The draw is out, the stage is set, and come Monday morning, it’ll be high time for us to see some great tennis again—US Open style.
This year’s tourney promises several intriguing story lines.
Seventeen-time major champion Roger Federer hasn’t lifted the US Open trophy since 2008, when he won his fifth straight title on the hard courts in Flushing, but this time around figures to be his best chance at number six. Why?
For one thing the 33-year-old won’t have to deal with his long-time nemesis Rafael Nadal—the one player who’s had his number over the years.
Nadal, who’s out with a wrist injury, has a career 23–10 record versus the Swiss Maestro, including a stellar 9–2 mark in grand slam events.
In addition to the favorable draw, Federer is currently playing some of his best tennis. Unlike 2013, when he was dealing with back issues, Federer’s coming off his now sixth Western & Southern Open title and is less than two months removed from nearly upsetting Novak Djokovic in a thrilling, five-set Wimbledon final.
World No. 1 Djokovic is still the favorite and Federer’s biggest threat, but Djokovic is coming off consecutive round of 16 losses in both the Western & Southern Open and the Rogers Cup. Should the two meet again, it would only be in the final and it would promise to be a classic.
Men’s Golden Era
Beginning with Nadal’s triumph at the 2005 French Open, 34 of the last 38 majors have been won by the dominant trio that is Nadal (14), Djokovic (7), and Federer (13—he also won four previously).
Since the Open Era began in 1968, no period in men’s history has ever been dominated so thoroughly by three players. The closest we’ve seen came three decades ago when Bjorn Borg, Jimmy Connors, and John McEnroe won 19 out of 30 majors beginning with Borg’s win at Wimbledon in ’76 and ending with Connors’ US Open victory in ’83.
With Nadal out and eighth-seeded Andy Murray (who’s managed to somehow win two majors during this era) struggling to regain his form following back surgery, there’s a chance someone else could wedge their way in. The most likely candidate would seem to be third-seeded Stanislas Wawrinka, who won the Australian Open earlier this year by beating both Djokovic and Nadal.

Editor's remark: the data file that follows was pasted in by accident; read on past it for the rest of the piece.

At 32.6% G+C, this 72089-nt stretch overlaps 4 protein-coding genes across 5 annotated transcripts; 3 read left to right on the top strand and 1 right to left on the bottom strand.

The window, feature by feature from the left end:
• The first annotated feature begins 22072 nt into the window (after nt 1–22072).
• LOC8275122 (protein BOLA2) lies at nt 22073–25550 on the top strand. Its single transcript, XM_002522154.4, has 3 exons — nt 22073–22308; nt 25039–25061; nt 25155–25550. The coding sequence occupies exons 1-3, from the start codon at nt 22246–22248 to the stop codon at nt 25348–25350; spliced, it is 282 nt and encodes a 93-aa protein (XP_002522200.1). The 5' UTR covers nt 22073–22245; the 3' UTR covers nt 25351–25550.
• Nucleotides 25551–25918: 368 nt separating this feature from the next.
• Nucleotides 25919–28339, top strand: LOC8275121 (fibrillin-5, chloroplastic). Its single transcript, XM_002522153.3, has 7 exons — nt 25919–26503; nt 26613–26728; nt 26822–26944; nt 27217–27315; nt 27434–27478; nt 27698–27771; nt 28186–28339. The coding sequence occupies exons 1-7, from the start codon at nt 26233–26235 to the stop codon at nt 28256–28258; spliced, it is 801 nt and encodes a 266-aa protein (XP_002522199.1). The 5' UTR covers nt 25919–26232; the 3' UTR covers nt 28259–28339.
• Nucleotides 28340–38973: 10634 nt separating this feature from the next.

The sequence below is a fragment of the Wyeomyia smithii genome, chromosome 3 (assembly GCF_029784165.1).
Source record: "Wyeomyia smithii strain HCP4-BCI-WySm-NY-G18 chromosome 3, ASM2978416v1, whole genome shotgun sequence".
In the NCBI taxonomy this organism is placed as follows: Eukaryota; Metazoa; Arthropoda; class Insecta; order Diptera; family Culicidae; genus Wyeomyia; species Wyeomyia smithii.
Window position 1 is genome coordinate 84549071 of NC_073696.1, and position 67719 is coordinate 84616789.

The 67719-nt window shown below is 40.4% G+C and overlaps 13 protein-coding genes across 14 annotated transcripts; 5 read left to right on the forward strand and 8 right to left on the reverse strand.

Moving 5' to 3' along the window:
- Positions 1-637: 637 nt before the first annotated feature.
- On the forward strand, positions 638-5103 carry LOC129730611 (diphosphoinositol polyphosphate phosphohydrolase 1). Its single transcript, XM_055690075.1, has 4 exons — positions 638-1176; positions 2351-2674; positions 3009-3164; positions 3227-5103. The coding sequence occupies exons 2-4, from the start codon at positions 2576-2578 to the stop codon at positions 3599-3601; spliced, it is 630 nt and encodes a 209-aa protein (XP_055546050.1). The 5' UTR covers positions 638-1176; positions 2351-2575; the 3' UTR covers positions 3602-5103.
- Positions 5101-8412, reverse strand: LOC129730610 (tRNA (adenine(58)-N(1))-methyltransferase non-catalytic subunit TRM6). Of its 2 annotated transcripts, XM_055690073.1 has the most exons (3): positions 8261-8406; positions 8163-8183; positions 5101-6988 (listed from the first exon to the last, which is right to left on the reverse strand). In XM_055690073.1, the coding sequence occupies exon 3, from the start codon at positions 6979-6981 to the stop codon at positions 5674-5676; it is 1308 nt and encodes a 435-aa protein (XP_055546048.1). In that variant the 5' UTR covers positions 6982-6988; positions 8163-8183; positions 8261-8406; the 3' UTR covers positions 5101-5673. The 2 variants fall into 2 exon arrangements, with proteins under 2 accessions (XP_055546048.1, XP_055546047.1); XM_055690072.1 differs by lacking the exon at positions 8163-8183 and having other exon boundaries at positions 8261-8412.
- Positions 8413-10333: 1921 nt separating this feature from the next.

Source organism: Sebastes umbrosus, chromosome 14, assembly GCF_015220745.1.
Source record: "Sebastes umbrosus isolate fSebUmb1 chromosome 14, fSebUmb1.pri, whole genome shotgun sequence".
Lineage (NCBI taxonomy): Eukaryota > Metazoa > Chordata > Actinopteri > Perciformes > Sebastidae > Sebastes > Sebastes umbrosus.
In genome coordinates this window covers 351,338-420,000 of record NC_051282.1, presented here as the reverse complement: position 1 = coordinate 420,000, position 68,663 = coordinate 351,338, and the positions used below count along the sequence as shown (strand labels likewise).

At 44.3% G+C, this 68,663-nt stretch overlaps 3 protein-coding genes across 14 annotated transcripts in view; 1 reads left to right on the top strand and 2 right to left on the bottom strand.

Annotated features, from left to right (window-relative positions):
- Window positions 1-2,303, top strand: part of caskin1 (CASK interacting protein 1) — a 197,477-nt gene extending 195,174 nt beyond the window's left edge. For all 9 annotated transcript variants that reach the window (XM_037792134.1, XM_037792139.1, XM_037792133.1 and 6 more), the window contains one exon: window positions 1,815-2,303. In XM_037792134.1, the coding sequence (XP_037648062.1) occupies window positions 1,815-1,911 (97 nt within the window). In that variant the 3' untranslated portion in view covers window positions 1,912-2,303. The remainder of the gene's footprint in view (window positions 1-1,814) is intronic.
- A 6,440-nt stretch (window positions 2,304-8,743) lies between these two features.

Serena Looks for 2014 Redemption
On the women’s side, it’s been a rough year, grand slam-wise, for the world’s No. 1 ranked women’s player—Serena Williams. Williams, who like Federer has 17 grand slam titles to her resume, has yet to even get to the quarterfinals in any 2014 major. That hasn’t happened since her injury-riddled season of 2006 when she missed both the French Open and Wimbledon.
However, like Federer she comes into this tournament fresh off winning the Western & Southern Open title—her fifth singles title of the year. She’s also won each of the last two US Opens and has five total wins in Flushing, dating all the way back to 1999.
Her main competition here the last two years has been Victoria Azarenka, who she’s topped in the finals both times. Azarenka is a very good hard-court player, having won a pair of Australian Open titles in 2012 and 2013, but she’s been slowed by a foot injury this year.
The world’s No. 2 ranked player, Li Na, has withdrawn due to a knee injury but French Open champion and former US Open champion Maria Sharapova, who missed last year’s event in Flushing, will return as another favorite. Sharapova has won three titles this year but failed to make it to the quarterfinals in both the Australian Open and Wimbledon.